Edward Robinson (Independent Commentator, London, UK)
Last May, the European Commission launched a “high level political dialogue” in Algiers aimed at extending cooperation and knowledge-transfer between the EU and its third largest external provider of natural gas. All three major European institutions are keen to use the tools of Energy Union, as well as the narrative of energy security strategy, to heighten cooperation with states in the European neighbourhood. The overall aim is to reduce European energy prices and to diversify imports away from the Russian gas. Algeria is therefore a natural fit for closer cooperation. So what are the opportunities and challenges for deepening this longstanding relationship? Let’s start with the challenges.
The first is the macroeconomic climate and the damage being done to Algeria’s medium-term outlook from the sustained fall in global oil prices. Despite an ambitious (and much needed) investment plan, the Algerian government now expects a significant shortfall in its revenues and a widening trade deficit. The government’s budget for 2015 was based on an estimated oil price of around $100 (around double today’s level). And as Professor George Joffé of Cambridge University recently noted, “for every 1 dollar decline in the global oil price, Algeria, which produces around 1.37 million barrels a day of crude and some 85 billion cubic metres of gas per year, loses $560 million in revenues”.
Exacerbating this is the problem (common across the MENA region) of rapidly rising domestic electricity demand eating up production gains. In Algeria especially, there is concern about social strife should electricity subsidies be curbed too quickly, although the government has slowly begun the process by cutting the subsidy entitlement large companies receive and levying additional taxes on cars.
A third challenge is the perceived difficulty of doing business in Algeria, particularly for new entrants. Opinions vary but some cite the continued existence of the 49/51 per cent rule as a disincentive to invest. The law stipulates that any enterprise must be majority-owned by Algerian companies. But it hasn’t stopped numerous IOCs setting up lucrative Joint Ventures with the state energy company Sonatrach in the past and – in many cases – planning to extend their investments.
And what about the opportunities? The most obvious is the vast production potential that still exists in Algeria, whether that be in unconventional oil and gas, the reserves of which may be the third largest in the world, at 20-35 trillion cubic metres, or – more interestingly for the long term – in renewable energy, in which case the Algerian government has set a target to expand to 27 percent of electricity generation by 2030. European experts in the field have most likely noted that Algeria has been named as having the highest concentrated solar power potential in the world.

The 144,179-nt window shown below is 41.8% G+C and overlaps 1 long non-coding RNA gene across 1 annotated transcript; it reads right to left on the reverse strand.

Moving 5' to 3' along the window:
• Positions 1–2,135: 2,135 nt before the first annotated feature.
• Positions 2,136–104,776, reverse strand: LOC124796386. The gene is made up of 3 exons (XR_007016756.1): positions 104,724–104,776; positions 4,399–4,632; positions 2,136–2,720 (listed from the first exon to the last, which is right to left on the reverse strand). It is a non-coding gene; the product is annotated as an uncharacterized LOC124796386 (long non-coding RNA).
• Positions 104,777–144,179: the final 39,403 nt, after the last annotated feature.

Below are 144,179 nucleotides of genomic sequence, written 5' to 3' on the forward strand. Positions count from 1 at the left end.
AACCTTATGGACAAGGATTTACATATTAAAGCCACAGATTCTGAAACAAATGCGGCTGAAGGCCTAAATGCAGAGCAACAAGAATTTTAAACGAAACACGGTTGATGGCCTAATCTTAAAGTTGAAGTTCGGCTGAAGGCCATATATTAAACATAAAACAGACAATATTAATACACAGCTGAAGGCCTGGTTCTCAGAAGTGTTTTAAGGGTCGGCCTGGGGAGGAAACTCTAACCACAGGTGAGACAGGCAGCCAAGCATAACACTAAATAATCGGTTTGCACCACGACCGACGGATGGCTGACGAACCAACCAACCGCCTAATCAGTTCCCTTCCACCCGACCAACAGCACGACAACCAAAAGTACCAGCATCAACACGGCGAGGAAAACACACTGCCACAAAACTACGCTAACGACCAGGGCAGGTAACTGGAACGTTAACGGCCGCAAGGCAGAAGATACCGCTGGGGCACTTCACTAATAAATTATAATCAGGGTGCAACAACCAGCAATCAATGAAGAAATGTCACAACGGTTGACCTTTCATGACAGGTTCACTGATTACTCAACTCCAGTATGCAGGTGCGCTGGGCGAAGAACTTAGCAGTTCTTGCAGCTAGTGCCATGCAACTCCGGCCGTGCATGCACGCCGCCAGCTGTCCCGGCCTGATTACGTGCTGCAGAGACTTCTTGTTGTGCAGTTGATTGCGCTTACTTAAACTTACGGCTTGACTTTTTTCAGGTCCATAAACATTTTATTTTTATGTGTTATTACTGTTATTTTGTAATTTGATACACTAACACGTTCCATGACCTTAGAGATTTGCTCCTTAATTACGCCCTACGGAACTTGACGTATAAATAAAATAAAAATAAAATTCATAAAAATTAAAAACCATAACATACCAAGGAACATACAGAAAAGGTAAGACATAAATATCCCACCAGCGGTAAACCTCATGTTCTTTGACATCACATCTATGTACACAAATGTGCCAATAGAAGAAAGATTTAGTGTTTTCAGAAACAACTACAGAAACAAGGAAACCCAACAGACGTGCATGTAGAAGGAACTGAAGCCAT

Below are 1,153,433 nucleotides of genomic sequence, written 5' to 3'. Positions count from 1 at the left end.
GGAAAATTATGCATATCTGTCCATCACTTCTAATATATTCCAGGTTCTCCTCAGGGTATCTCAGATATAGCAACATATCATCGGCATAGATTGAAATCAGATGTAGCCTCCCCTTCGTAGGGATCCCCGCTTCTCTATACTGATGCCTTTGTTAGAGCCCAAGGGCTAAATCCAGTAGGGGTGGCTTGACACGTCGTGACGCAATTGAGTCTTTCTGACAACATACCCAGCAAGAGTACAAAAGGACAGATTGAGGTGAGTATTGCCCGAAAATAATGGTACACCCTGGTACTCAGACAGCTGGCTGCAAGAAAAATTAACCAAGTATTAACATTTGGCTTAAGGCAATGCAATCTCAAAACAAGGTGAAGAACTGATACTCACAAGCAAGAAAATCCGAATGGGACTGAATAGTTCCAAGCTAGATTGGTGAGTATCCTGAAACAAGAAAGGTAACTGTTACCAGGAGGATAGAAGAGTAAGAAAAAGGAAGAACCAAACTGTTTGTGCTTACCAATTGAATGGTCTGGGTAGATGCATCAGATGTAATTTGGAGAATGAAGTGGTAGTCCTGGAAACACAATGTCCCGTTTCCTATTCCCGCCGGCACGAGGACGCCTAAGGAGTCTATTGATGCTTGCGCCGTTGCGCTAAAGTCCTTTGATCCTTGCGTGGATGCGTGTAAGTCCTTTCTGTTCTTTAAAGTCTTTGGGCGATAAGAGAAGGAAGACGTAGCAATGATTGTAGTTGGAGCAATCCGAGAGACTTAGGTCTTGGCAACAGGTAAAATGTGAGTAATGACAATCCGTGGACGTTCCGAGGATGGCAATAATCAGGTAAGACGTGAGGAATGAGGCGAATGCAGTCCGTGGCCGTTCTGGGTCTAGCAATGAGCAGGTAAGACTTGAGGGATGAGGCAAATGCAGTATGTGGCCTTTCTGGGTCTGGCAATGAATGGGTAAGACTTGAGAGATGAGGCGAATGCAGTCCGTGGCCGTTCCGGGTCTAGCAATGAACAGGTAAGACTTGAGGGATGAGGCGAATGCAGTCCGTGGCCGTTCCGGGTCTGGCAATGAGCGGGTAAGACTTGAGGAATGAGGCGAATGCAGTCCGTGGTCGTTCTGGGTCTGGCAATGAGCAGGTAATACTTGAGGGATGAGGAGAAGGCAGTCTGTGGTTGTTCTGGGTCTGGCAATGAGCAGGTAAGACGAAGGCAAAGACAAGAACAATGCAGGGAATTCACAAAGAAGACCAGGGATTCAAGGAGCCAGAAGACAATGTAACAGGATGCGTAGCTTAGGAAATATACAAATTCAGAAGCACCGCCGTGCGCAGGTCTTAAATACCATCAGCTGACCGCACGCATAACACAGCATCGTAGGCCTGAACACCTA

Both these areas will be the focus of two new expert groups being set up by the European Commission and the Algerian government. The aim of the groups is simple: to help Algeria generate much more renewable energy (principally from solar and wind) to meet its domestic demand, thereby freeing up additional oil and gas production for export – potentially into an embryonic Mediterranean gas hub. It is even conceivable that – similar to projects being planned in Tunisia and Morocco – some utility-scale renewables projects could export renewable electricity into a liberalised European grid. And it is certainly good news to see the first IPP PV joint venture announced recently. There will also be a renewed push on energy efficiency.
A second opportunity is the government’s pledge to work closely with European investors and experts to overcome bureaucratic and technical challenges and to set up a new Business Forum to deepen cooperation. If European companies can help Algeria achieve its renewable energy aims, while securing continued production of oil and gas to Southern Europe, the relationship could work well for both parties, especially if European companies can help young Algerians gain the new skills they need to succeed in the growth sectors of the future, particularly in the renewable energy supply chain, something the Algerian government – as well as IOCs – is keen to promote.
As Isaac Valero-Ladron, a senior adviser to the EU’s Energy Commissioner, told a group of experts at a seminar in Brussels last week [note: the consultancy of which I am a director hosted the seminar], “these are exciting and interesting times to be involved in EU-Algeria relations”. Despite the technical and political hurdles, it makes sense for Europeans and Algerians to hope the Commission’s optimism is well placed.